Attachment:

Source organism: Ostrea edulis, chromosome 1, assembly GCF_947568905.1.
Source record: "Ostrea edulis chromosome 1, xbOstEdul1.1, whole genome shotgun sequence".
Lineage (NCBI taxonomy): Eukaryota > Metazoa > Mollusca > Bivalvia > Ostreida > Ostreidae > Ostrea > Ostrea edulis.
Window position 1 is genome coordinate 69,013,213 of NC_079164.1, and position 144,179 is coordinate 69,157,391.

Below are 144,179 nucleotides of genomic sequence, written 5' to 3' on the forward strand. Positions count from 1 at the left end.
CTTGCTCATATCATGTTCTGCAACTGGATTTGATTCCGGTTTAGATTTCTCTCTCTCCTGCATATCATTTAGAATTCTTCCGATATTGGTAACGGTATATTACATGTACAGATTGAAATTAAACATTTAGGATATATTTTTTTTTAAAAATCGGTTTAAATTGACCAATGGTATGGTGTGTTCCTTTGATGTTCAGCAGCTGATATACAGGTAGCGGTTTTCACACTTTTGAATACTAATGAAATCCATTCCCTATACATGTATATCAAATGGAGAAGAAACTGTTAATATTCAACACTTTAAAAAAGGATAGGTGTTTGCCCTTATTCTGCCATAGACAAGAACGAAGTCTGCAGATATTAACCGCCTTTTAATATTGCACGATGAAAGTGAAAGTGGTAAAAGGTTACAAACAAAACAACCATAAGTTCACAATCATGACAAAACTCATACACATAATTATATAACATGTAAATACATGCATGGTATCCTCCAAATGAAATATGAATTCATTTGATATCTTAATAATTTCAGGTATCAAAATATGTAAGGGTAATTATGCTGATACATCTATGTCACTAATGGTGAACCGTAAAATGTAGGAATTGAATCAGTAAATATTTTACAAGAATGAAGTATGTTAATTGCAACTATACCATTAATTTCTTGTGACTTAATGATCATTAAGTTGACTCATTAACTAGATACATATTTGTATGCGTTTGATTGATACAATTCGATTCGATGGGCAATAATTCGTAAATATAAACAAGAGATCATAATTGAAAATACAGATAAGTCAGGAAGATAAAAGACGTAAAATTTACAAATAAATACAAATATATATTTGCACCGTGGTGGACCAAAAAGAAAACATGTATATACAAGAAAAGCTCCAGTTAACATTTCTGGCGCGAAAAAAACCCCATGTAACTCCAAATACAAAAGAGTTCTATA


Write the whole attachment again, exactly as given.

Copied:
Source organism: Ostrea edulis, chromosome 1, assembly GCF_947568905.1.
Source record: "Ostrea edulis chromosome 1, xbOstEdul1.1, whole genome shotgun sequence".
Lineage (NCBI taxonomy): Eukaryota > Metazoa > Mollusca > Bivalvia > Ostreida > Ostreidae > Ostrea > Ostrea edulis.
Window position 1 is genome coordinate 69,013,213 of NC_079164.1, and position 144,179 is coordinate 69,157,391.

Below are 144,179 nucleotides of genomic sequence, written 5' to 3' on the forward strand. Positions count from 1 at the left end.
CTTGCTCATATCATGTTCTGCAACTGGATTTGATTCCGGTTTAGATTTCTCTCTCTCCTGCATATCATTTAGAATTCTTCCGATATTGGTAACGGTATATTACATGTACAGATTGAAATTAAACATTTAGGATATATTTTTTTTTAAAAATCGGTTTAAATTGACCAATGGTATGGTGTGTTCCTTTGATGTTCAGCAGCTGATATACAGGTAGCGGTTTTCACACTTTTGAATACTAATGAAATCCATTCCCTATACATGTATATCAAATGGAGAAGAAACTGTTAATATTCAACACTTTAAAAAAGGATAGGTGTTTGCCCTTATTCTGCCATAGACAAGAACGAAGTCTGCAGATATTAACCGCCTTTTAATATTGCACGATGAAAGTGAAAGTGGTAAAAGGTTACAAACAAAACAACCATAAGTTCACAATCATGACAAAACTCATACACATAATTATATAACATGTAAATACATGCATGGTATCCTCCAAATGAAATATGAATTCATTTGATATCTTAATAATTTCAGGTATCAAAATATGTAAGGGTAATTATGCTGATACATCTATGTCACTAATGGTGAACCGTAAAATGTAGGAATTGAATCAGTAAATATTTTACAAGAATGAAGTATGTTAATTGCAACTATACCATTAATTTCTTGTGACTTAATGATCATTAAGTTGACTCATTAACTAGATACATATTTGTATGCGTTTGATTGATACAATTCGATTCGATGGGCAATAATTCGTAAATATAAACAAGAGATCATAATTGAAAATACAGATAAGTCAGGAAGATAAAAGACGTAAAATTTACAAATAAATACAAATATATATTTGCACCGTGGTGGACCAAAAAGAAAACATGTATATACAAGAAAAGCTCCAGTTAACATTTCTGGCGCGAAAAAAACCCCATGTAACTCCAAATACAAAAGAGTTCTATA